A good example was the final, frantic 55 seconds of the game. Following a long, 56 yard completion to Donald Driver (who almost ran away from the Bears backers for a score), the Green Bay offensive line that had done such a superlative job the entire game in keeping the Bear’s front four at bay inexplicably broke down and allowed Favre to be sacked on two successive plays. With no timeouts remaining, the clock ticked inexorably down until Favre was forced into a desperation heave on 4th and 27 that Bears safety Chris Harris picked off to end the game. In years gone by, you would have to believe that Favre would indeed have taken the Packers all the way down the field for the tying score. But not this year.
For the Bear’s part, they played well enough to win but were hardly impressive on either side of the ball. Rex “The Wonder Dog” Grossman proved that he is indeed an NFL quarterback with outstanding potential but suffered several drops by the usually reliable Mushin Mohammed. And at times, the rust from 15 months of virtual inactivity showed up markedly. But he was sacked only once and generally made good decisions. His stats – 11-23 for 166 yards – were deceiving. His play was a qualitative leap as opposed to former starter Kyle Orton.
Thomas Jones also played well gaining 105 yards on 25 carries. But the offense lacked consistency which will be absolutely vital if the Bears hope to win any playoff games at all. The time of possession in the first half when Wonder Dog was throwing the ball all over the lot was extremely troubling. Green Bay had the ball for an astonishing 21 minutes to the Bear’s 9. The fact that the Bears were leading 14-7 at the half is beside the point. No defense in the NFL would have been effective in the 4th quarter if those proportions had held up. Thankfully, my beloveds turned those numbers around in the second half when the club turned the ball over to the duo of Jones and Peterson, ending up with 26 minutes of possession to Green Bay’s 34. Still, it is worrisome nonetheless.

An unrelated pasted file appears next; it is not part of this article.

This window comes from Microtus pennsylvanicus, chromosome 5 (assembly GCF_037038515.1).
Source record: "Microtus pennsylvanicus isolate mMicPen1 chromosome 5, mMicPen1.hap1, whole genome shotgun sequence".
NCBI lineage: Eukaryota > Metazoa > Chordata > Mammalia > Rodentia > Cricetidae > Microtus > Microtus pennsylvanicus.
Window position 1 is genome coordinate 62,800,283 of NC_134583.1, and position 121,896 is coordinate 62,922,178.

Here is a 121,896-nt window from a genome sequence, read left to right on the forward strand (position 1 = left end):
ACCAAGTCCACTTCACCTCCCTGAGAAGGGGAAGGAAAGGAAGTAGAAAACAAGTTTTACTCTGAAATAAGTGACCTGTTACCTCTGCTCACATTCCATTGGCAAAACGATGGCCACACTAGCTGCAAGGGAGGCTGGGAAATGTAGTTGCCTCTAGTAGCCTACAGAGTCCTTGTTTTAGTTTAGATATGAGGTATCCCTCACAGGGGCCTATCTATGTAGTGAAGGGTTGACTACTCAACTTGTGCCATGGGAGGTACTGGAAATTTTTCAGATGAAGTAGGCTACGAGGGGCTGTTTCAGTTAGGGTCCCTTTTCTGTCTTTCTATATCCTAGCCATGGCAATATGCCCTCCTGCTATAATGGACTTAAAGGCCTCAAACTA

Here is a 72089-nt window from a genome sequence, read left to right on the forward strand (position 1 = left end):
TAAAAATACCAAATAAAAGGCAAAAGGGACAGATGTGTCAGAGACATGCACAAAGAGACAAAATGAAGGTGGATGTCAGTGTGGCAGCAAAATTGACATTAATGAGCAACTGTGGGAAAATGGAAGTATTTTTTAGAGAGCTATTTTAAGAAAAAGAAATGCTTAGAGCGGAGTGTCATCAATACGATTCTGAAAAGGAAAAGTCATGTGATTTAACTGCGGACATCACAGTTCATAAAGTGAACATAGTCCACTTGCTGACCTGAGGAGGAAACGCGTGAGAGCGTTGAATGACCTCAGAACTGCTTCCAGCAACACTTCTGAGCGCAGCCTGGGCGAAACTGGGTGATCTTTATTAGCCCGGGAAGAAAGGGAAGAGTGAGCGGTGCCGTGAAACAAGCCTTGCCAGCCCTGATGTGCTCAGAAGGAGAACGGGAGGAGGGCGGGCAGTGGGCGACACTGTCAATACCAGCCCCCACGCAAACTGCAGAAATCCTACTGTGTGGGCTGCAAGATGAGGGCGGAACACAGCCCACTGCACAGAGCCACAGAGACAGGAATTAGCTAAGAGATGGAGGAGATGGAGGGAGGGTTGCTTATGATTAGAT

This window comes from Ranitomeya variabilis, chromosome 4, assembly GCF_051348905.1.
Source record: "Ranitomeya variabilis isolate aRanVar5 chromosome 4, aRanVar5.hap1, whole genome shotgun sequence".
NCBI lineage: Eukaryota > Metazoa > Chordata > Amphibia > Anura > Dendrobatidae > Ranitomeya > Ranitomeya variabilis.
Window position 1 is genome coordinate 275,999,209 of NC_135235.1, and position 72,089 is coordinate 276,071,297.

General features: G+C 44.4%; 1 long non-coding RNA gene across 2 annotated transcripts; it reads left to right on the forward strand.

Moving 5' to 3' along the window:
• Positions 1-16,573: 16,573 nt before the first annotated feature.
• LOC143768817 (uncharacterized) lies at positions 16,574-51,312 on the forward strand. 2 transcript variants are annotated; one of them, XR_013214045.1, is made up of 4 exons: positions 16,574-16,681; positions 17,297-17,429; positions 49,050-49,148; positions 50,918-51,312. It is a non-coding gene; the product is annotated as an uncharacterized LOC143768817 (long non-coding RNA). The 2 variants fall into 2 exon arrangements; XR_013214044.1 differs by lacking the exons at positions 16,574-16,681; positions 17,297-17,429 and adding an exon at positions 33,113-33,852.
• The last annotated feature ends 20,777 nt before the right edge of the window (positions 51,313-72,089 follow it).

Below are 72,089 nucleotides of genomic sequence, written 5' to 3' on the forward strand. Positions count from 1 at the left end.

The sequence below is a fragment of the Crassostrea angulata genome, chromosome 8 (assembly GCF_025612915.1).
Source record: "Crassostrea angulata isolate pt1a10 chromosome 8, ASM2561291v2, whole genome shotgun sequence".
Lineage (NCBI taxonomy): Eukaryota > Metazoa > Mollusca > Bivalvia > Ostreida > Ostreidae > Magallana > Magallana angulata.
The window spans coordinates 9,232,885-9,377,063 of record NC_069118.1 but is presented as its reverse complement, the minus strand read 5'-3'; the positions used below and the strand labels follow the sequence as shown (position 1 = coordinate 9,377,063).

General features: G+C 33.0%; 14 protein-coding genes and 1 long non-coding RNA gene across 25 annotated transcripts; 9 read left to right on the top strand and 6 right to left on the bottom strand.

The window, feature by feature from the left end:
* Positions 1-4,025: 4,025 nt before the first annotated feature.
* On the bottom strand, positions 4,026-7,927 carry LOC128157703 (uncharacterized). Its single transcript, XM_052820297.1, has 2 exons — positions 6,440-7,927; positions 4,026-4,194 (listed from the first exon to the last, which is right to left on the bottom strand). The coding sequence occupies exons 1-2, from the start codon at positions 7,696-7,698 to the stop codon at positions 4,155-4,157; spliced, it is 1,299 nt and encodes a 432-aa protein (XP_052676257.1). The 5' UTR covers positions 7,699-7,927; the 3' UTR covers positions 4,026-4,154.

The play of the Special Teams was an embarrassment. Uninspired coverage on kickoffs led to Antonio Chapman’s 85 yard punt return TD - the first kick return of any kind against a Bears all year. I would not like to be a Special Teams player this week at practice. I’m sure coach Coiner will be having those guy’s tongues hanging out from some killer drills he’ll put them through. Expect much better play next week.
With the victory against Green Bay, the Bears clinched the North Division title as well as a first round bye in the playoffs. As much as they would probably like to hold out Rex Grossman and some key offensive players, I can’t see them doing such a thing. Grossman needs game time reps and his receivers have to work with him under game conditions in order for there to be an improvement. Expect an emphasis next week on the passing game as Coach Smith will probably want to give his young quarterback as much seasoning as he can before the playoffs start.
All in all, a satisfying win against a hated rival. And a sigh of relief at escaping Green Bay without the Gunslinger drawing down and taking out the Bears.